With access to analytics, collaboration tools and core business applications. Cloud computing has become shorthand for how businesses turn winning ideas into efficient software. It provides organizations the opportunity to scale their business model without spending large amounts of money on inhouse infrastructure.
Studies have shown that nearly 60% North American business rely on public cloud platforms. In fact, according to Gartner Inc., the public cloud services market is predicted to amount to a total of $214.3 billion by the end of 2019.
Making Money with Cloud Computing
Cloud computing is defined as internet-based computing that facilitates centralized data storage. Online access of computer services and sharing of data-processing tasks through large group of remote servers.
Simply put, cloud computing allows you to store and access your data over the internet, instead of a computer’s hard drive.
Apart from giving users the ability to scale services to fit their needs. Cloud computing saves organizations the cost of expensive hardware with the use of remote resources.
So, with the cost of costly infrastructure out of the way, the question remains as to how service providers make money with cloud computing.
1. The Pay-as-you-go (PAYG) model
The PAYG cloud computing model charges the consumer based on usage. This practice is similar to that of utility bills, where you only pay for the resources you use. Some vendor examples of this model are Amazon Web Services and Microsoft Azure.
What’s in it for the service provider? The model gives vendors the opportunity to directly target customer needs, and upsell new services.
The customer, on the other hand, has the flexibility to add and remove services on demand, and only pay for them as long as they need them—eliminating the need for long-term contracts and licensing.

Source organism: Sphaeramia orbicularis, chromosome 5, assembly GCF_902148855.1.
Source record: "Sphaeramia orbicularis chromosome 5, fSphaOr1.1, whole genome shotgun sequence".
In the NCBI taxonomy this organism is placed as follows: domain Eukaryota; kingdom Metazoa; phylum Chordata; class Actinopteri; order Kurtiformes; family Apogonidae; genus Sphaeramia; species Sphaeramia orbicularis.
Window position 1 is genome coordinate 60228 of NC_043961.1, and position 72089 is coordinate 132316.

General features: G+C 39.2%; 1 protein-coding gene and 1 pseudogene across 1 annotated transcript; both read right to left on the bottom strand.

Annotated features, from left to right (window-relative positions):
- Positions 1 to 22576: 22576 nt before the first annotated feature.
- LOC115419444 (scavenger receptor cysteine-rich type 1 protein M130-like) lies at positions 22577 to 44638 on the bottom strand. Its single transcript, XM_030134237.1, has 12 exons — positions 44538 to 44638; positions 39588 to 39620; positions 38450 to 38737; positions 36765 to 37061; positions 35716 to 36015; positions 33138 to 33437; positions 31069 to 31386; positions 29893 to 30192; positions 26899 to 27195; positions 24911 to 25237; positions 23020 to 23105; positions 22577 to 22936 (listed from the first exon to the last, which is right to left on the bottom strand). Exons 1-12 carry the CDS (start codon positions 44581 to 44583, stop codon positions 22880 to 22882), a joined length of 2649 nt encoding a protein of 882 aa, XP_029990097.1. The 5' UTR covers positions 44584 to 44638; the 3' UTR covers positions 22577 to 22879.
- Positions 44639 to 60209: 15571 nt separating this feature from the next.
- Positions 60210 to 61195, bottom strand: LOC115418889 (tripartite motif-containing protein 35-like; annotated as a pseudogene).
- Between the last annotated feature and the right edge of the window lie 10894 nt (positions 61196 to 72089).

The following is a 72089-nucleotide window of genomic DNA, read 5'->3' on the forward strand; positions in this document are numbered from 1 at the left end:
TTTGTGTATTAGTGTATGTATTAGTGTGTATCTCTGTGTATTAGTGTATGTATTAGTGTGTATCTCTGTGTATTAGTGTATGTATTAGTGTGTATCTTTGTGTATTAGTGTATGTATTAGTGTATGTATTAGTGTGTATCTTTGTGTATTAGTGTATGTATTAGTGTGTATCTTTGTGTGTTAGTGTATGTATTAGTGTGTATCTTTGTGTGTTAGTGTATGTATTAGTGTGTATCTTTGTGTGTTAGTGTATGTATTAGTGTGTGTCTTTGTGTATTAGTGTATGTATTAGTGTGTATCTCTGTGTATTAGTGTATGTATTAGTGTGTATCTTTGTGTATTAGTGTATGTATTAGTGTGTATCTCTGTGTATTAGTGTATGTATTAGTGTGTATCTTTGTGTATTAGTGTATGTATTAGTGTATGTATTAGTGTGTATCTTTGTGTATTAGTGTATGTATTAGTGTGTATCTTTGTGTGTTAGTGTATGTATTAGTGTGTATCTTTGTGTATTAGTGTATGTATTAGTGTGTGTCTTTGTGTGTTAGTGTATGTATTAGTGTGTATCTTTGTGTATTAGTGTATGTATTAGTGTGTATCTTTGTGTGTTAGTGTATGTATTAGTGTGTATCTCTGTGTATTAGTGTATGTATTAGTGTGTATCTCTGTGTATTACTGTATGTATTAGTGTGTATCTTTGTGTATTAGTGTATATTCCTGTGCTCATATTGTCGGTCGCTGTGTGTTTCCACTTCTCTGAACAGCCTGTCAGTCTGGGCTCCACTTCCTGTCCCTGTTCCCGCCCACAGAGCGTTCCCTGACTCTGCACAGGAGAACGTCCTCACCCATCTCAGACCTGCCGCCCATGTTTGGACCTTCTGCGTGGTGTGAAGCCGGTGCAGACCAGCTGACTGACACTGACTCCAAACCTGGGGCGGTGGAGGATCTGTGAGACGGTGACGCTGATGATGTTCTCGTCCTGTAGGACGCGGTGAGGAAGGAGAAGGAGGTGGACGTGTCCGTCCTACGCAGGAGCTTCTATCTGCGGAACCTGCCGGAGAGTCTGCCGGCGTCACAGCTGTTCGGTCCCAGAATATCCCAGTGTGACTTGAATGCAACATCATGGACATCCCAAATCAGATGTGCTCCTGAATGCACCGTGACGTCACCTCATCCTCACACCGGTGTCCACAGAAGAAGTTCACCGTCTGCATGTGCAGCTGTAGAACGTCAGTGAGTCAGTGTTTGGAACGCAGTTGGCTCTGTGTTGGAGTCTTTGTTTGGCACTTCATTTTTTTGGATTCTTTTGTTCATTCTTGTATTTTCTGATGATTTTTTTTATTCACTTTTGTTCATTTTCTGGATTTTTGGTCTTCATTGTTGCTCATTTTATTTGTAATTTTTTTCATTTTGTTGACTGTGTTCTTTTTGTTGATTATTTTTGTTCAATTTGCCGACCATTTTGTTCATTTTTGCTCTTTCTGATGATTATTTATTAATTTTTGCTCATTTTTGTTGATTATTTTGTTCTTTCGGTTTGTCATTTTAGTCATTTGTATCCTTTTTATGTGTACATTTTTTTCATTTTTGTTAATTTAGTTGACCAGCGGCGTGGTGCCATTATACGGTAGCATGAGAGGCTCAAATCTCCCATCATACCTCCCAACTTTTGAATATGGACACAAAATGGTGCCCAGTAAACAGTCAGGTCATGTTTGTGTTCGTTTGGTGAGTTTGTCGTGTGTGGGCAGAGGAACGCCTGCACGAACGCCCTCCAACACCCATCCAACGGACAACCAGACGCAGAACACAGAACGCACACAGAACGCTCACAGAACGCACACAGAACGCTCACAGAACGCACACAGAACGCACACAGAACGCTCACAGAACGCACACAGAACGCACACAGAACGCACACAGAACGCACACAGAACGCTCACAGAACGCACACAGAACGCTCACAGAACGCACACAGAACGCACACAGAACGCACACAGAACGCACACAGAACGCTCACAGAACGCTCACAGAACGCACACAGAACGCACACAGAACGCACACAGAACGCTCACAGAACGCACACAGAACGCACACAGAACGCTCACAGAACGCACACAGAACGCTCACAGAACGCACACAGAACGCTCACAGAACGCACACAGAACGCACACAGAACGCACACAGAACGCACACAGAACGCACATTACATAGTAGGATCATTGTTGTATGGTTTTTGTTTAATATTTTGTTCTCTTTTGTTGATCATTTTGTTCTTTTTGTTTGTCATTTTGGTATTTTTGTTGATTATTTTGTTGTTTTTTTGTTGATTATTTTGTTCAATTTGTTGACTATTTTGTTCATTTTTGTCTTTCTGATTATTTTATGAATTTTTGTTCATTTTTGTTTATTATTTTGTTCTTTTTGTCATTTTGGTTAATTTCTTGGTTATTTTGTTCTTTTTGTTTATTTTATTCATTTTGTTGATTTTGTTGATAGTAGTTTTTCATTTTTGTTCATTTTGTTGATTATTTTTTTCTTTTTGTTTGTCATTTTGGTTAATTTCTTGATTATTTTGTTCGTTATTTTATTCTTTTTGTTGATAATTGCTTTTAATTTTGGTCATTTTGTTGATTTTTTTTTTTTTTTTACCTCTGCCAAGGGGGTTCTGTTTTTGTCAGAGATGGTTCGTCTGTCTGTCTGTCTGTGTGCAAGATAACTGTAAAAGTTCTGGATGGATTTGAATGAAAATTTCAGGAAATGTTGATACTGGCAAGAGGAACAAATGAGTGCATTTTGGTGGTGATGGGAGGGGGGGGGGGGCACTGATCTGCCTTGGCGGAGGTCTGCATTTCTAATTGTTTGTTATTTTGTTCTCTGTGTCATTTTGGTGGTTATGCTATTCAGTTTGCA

2. Tiered Pricing— Software as a Service (SaaS)
One of the most common models to make money with cloud computing is the SaaS model. In this software distribution model, a third-party provider hosts applications on the cloud and makes them available for consumers over the internet. Salesforce, HubSpot and Google Apps are some of the many SaaS examples.
The pricing in SaaS model is subjected to metrics like number of modules, servers, data volumes, etc. It’s ideal for customers who expect organizational growth; as their demands increase and evolve, they can move up the tiers of the model.
Customers’ requirements can be met both in present and the future through high level tiers that they can ‘graduate into’ over a period of time.
Apart from SaaS, service providers can benefit from similar cloud services: Platform as a Service (PaaS), Infrastructure as a Service (IaaS), Mobile Backend as a Service (MBaaS) and Security as a Service (SECaaS).
3. Leverage Latest Technology
Technologies such as machine learning, Internet of things (IoT), and artificial intelligence are now built onto the cloud to meet customers’ demand for apps and services that are tailored to their preferences and personal habits.
Combined with digital business services and intelligent technologies. Cloud computing can really catapult businesses into a new dimension of competitiveness. Studies show that leading enterprises use these solutions for business insights when developing new products.
For instance, if a process requires the hiring of several data scientists and engineers. AI as a service in the cloud is the solution of getting things done without relying on individuals.
Moreover, companies can move their workloads on hyperscale clouds to create powerful on-premises platforms in their own data centers.
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